I like to investigate what it means for something to be interactive or responsive to the viewer in a lot of my work. In some projects, this has been explored through technology and cutting-edge performative materials that can bend and flex like muscles. In other works, optical conditions, such as moire, have contributed to a sense of movement and kinetics. This piece addresses interactivity in another way. It is static as a piece, though it was conceived as a device that would radically shift or gradiate from one condition to another as one walks, bikes, or drives past it.

I particularly like that despite its size, understanding that it is changing (or shifting) may be something that happens the fifth or 10th time one drives by, as it may only be something you notice in the periphery. Once noticed, I hope it is something people then begin to look forward to as they approach.

My intent was to create something in the built environment that would help contribute to the identity of an organization or even a city, while at the same time providing an experience for the community to anticipate and look forward to experiencing over and over again.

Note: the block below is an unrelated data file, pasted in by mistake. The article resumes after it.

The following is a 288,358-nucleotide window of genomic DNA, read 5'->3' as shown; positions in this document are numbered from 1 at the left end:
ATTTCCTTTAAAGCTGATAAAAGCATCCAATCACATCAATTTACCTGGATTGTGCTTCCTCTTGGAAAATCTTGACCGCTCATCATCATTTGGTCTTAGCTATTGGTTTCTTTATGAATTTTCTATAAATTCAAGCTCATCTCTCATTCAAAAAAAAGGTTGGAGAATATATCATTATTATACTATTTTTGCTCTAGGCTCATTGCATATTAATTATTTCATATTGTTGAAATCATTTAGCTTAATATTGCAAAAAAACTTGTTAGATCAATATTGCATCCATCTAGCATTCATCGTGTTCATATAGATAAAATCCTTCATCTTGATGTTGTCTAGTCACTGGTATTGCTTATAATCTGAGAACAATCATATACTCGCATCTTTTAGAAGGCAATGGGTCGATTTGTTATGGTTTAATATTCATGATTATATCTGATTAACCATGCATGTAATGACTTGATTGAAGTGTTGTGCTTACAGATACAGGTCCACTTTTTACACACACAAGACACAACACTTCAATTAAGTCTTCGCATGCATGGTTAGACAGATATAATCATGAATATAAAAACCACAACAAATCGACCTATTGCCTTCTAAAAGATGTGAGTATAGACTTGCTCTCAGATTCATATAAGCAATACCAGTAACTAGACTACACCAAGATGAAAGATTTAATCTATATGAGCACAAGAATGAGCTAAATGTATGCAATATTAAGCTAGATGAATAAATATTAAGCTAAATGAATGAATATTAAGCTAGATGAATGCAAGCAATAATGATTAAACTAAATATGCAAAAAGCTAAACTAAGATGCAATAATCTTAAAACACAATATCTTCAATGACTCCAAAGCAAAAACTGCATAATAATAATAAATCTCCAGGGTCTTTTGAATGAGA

For more information on “May–September,” visit urbanarch.com.

Rob Ley is founder and principal of Urbana Studio and creator of the “May–September” art installation. He can be reached at ley@urbanarch.com.

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Don’t Be Afraid Of The Bully Pulpit

TPP-2014-10-Don’t Be Afraid Of The Bully PulpitBy Bill Smith, APR

In my April column, I talked about the power of publicity. It doesn’t matter what type of parking organization you represent—an owner, operator, institution, supplier, or consultant—publicity can offer extraordinary reach. It can raise your credibility as an authority, make prospective clients and strategic partners aware of you and your expertise, and help disseminate important messages to key audiences.

Still, while most professionals recognize the potential benefits of publicity, many still shy away. This is particularly true when it comes to being interviewed by a reporter, which can be unnerving. I often see it with my own clients. They sometimes hesitate because they are worried they’ll say the wrong thing or be misquoted and look foolish.

Successful Media Interactions